Rugby World Cup bid: ‘We have a phenomenal chance of winning bid’

Ireland is in the final stages of competing to host the 2023 World Cup which could provide as much as a €2bn economic boost and a television audience of 4bn.

Liam Neeson, Brian O’Driscoll, and Dick Spring are among the names backing the bid to hold the event here in 2023, along with the governments on both sides of the border.

Yesterday the potential 12 venues — GAA and rugby grounds — selected for Ireland’s Rugby World Cup 2023 bid were announced at an event at the Aviva Stadium.

Croke Park, the Aviva, and the RDS would all hold matches in the capital, while Belfast would make use of Ravenhill and Casement Park. Cork’s Páirc Uí Chaoimh is also on the list of stadia, as is Fitzgerald Stadium in Killarney, Thomond Park in Limerick, MacHale Park in Castlebar, Pearse Stadium in Galway, and Derry’s Celtic Park.

Ireland is now down to the final three nations — up against France and South Africa — in the competition to hold the event.

While the IRFU estimates the event would provide an €800m injection into the economy, Dublin Chamber of Commerce believes it could bring in as much as €2bn. As well as the economic benefit, the IRFU estimates the tournament would bring more than 450,000 visitors to Ireland, while the island would also be on show to a global audience — TV viewership for the 2015 Rugby World Cup in England reached 4bn.

Dick Spring, the chairman of Ireland’s Rugby World Cup 2023 bid oversight board, yesterday formally announced Ireland’s entry into the candidate stage of the selection process.

Taoiseach Enda Kenny, Tánaiste Frances Fitzgerald, Northern Ireland Deputy First Minister Martin McGuinness, and bid ambassador Brian O’Driscoll all attended yesterday’s launch.

Mr Kenny said hosting the tournament would bring the world to Ireland. “For many years, our sporting ambassadors have travelled the world, bringing colour, passion, and friendship to sporting events everywhere. Now we want to bring the world to Ireland,” he said.

Those in attendance were shown a new promotional video narrated by Liam Neeson, who waived any fee to help in the bid.

Sports Minister Shane Ross said he was confident the infrastructure and stadia upgrades could be carried out in time to host such a massive sporting event.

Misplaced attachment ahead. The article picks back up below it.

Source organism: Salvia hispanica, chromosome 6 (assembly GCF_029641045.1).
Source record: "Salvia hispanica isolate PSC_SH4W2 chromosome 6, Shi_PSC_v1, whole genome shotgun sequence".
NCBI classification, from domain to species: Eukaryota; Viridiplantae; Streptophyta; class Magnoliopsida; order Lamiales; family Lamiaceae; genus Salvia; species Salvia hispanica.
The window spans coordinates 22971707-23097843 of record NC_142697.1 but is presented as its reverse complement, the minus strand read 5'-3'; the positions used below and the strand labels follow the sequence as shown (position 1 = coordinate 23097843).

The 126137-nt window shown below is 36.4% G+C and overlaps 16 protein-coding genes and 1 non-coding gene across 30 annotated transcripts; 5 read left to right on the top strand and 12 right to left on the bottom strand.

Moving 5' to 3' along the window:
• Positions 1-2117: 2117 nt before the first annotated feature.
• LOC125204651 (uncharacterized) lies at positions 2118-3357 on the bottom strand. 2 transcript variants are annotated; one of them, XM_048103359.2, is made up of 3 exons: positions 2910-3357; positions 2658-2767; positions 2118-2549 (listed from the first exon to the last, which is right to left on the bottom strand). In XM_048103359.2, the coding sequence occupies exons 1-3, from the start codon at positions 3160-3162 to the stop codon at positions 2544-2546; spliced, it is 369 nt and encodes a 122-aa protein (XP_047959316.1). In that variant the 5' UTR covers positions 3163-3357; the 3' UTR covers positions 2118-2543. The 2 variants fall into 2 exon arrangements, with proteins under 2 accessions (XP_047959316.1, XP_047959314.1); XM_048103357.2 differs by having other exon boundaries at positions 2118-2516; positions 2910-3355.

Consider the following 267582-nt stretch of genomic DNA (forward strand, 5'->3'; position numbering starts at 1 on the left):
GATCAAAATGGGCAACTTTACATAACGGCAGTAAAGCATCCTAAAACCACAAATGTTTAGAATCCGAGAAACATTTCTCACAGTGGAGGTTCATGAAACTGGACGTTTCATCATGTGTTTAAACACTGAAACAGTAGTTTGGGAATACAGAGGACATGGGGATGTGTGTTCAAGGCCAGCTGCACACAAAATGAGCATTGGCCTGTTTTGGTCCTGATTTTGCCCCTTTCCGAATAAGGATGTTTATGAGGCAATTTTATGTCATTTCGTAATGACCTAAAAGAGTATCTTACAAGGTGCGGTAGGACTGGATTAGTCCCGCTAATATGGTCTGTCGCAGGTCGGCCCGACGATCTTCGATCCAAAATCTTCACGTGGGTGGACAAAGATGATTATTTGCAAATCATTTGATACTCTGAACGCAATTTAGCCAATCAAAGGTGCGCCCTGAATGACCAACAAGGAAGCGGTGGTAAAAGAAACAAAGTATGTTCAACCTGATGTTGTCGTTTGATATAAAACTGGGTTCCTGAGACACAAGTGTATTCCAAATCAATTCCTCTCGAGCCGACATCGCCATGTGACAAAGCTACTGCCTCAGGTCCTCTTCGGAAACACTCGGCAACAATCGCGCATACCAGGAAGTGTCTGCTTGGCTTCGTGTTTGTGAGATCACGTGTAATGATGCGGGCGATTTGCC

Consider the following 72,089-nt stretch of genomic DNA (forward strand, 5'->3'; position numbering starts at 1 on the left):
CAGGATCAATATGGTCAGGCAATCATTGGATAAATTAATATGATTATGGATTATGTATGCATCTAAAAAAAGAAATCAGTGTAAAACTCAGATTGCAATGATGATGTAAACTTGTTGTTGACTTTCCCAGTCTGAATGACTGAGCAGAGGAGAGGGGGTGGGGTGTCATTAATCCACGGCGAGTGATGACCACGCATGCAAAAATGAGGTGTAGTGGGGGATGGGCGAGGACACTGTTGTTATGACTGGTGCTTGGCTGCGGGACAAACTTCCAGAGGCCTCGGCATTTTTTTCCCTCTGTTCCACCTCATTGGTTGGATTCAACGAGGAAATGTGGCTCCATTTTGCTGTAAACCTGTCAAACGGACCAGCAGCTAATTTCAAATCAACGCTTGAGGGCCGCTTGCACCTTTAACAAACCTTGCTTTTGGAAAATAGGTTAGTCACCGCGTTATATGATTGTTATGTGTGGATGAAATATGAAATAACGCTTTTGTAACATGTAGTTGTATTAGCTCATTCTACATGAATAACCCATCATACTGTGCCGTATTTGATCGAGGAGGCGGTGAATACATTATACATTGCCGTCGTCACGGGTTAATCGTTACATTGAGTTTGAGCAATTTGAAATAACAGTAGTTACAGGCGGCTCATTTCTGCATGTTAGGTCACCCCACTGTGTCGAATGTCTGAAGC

“If we win this bid we will be prepared for it,” he said.

“We have to make sure that the stadia are in good order, a lot of them are in mint order already but there are a few to be refurbished and we have got to see the infrastructure ready, but we are battle ready for this.

“We have got everything to offer, we have got the stadia, which is absolutely vital, we have got a fantastic rugby reputation, we have got the hotels, the hospitality, we have got everything to offer, I think we have a phenomenal chance of winning this bid now.”

O’Driscoll said he believed the country would get behind all teams involved in the tournament and the event would also provide an opportunity to welcome back the diaspora.

“I think the Irish people have an affinity with the entire world, I think we would see small towns and villages embrace second countries along with Ireland as their own and we would fill out stadia,” said the rugby legend.


Lifestyle

Liz O’Brien talks to Niall Breslin about his admiration for frontline staff, bereavement in lockdown, his new podcast, and why it's so important for us all just to slow down.Niall Breslin talks about losing his uncle to coronavirus

Podcasts are often seen as a male domain — see the joke, 'What do you call two white men talking? A podcast'.Podcast corner: Three new podcasts from Irish women that you should listen to

Esther McCarthy previews some of the Fleadh’s Irish and international offerings.How to attend the Galway Film Fleadh from the comfort of your own couch

Whether you’re on staycation or risking a trip away, Marjorie Brennan offers suggestions on novels for a wide variety of tastesThe best fiction books for the beach and beyond this summer

More From The Irish Examiner